Hi Friends,

Even as I launch this today ( my 80th Birthday ), I realize that there is yet so much to say and do.

There is just no time to look back, no time to wonder,"Will anyone read these pages?"

With regards,
Hemen Parekh
27 June 2013

Friday, 28 March 2014

KAUN BANEGA BHAGYASHALI


1.CONCEPT                                                               

2.PARTNER                                                                


                                                             
                                                    
5.THE PROCESS                                                          

6.PROCESS COMPARISON                                              

7.LAUNCH STRATEGY                                                 

8.PLACEMENT REVENUE                                               

9.WHY WOULD CORPORATES PATRONISE KBB ?                                

10.OBILIGATION OF PARTICIPATING CORPORATES                      

11.SELECTION OF CORPORATE- RECRUITERS                            

12.WHY WOULD JOB SEEKERS FLOCK TO KBB ?                       

13.ANONYMITY OF JOBSEEKERS                                         

14.WHY WOULD ADVERTISERS’ QUEUE-UP FOR KBB ?               

15.SHARED BELIEFS                                                        

16.PRINCIPLES                                                             

18.INTELLECTUAL PROPERTY RIGHTS                                     

18.KBC VS KBB                                                          



INTELLECTUAL PROPERTY RIGHTS


It is clearly understood & accepted by the partners that, 3P is, the owner of the following intellectual properties
Ø  The concept underlying utilization of multimedia convergence (TV channel & Internet jobsite) for carrying-out online and publicity visible/transparent, headhunt, headhunting on participating jobseekers’ resume database, hosted on the jobsite.
This concept also covers incorporation of other media into such a multimedia convergence. A few examples of such media are :
-      Newspapers / Magazines / any print media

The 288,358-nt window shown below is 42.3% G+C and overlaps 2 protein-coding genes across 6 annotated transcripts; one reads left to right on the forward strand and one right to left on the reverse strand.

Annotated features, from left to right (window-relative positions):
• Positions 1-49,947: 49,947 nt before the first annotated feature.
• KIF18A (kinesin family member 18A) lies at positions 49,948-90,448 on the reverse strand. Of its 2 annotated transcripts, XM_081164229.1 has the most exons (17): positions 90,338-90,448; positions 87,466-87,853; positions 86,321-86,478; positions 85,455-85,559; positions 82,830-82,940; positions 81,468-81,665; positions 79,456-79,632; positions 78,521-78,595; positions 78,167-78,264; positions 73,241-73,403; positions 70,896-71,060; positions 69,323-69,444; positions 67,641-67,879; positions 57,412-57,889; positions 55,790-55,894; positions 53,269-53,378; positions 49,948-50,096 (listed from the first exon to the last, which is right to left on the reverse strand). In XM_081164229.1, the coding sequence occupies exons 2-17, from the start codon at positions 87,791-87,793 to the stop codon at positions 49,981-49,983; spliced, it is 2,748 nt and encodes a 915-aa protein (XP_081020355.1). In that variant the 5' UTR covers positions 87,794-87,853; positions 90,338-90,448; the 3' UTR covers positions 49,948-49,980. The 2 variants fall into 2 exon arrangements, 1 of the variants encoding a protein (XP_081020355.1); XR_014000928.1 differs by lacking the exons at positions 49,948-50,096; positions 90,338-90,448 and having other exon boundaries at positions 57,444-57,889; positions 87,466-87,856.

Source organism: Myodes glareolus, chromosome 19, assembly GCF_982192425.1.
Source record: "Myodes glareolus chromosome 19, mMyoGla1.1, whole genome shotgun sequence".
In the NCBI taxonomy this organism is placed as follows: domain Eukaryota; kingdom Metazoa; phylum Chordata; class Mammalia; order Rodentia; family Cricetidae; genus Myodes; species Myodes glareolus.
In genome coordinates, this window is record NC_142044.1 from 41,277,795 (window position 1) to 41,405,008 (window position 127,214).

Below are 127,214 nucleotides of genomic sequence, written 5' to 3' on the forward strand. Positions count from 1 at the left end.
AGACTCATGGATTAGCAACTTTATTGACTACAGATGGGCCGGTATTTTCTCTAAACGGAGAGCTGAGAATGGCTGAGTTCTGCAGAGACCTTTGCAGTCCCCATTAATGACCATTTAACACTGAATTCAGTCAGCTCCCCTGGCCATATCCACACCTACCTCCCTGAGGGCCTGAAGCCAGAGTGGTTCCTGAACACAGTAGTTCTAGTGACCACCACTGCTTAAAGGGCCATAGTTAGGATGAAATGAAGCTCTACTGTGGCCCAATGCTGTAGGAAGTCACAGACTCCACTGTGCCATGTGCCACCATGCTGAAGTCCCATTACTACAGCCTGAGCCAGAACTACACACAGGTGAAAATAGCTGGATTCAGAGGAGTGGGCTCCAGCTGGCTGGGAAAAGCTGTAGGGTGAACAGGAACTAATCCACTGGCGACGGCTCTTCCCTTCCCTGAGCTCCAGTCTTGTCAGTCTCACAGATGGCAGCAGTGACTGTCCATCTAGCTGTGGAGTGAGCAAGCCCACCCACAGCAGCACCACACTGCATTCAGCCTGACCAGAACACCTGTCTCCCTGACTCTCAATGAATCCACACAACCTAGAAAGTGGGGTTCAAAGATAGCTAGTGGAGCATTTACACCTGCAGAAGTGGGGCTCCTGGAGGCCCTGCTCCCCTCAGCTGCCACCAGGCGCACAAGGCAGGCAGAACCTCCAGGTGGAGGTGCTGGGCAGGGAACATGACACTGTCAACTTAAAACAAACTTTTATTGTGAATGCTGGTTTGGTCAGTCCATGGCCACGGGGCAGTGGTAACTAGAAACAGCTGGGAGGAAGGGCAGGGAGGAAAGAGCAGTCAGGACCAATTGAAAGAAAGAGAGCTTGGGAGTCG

-      Telecommunications Systems (fixed lines/mobile/paging/WILL etc)
-      Radio / Wireless Communications
The important elements of this concept are
-      Creation of database on websites
-      Online search/retrieval of such database for the purpose of “match-making” between a “buyer” and a “seller” of goods / services
-      Use of TV and other media to enhance buyer / seller participation and interaction
-      Audience / Viewer participation in the process of “buying / selling / match-making” of goods / services. Such participation could be “ on-the–spot” thru physical presence on the TV show/program, or it could be “remote”, thru use of phone or remotely logging onto the computer server hosting the database.
Ø  The resume database / job databases existing on www.3pjobs.com at the beginning of this partnership / association / joint venture / co-branding arrangement or similar / same type of database created on www.3pjobs.com during the course of this partnership / association / joint venture.
Ø  Various forms and search engines and software programs created / likely to be created on www.3pjobs.com
Ø  Website domain names as follows

it is clearly understood and accepted by the parties that the use of the above-mentioned intellectual properties by the TV channel partner shall be restricted to
-      The TV program KBB only
-      The duration of the MoU /Agreement entered into between the TV channel and 3P
Any expansion / extension to the use of these intellectual properties, of 3P by the TV channel partner shall be only with express / written permission of 3 P, obtained in advance.
The TV channel undertakes to cease/desist from using 3P’s intellectual properties, as soon as this MoU / agreement / joint venture comes to an end, either naturally or thru termination of the agreement.

WEB ACTIVATED RECRUITMENT PROCESS


-WARP
Hemen Parek
Although internet itself is more than two decades old. World Wide Web (www) is a recent phenomenon, especially in India. Americans were the first to realize the importance of internet as a powerful media of communication and advertising. It was not merely “product – advertising” but it encompassed advertising for “services” and for creating a “corporate image”.
The Corporate sector which was one of the earliest to jump onto the internet bandwagon was the “services” sectors, whether it was travel & tourism, airlines, hotels, financial services etc. Not to be left-out were the head-hunters!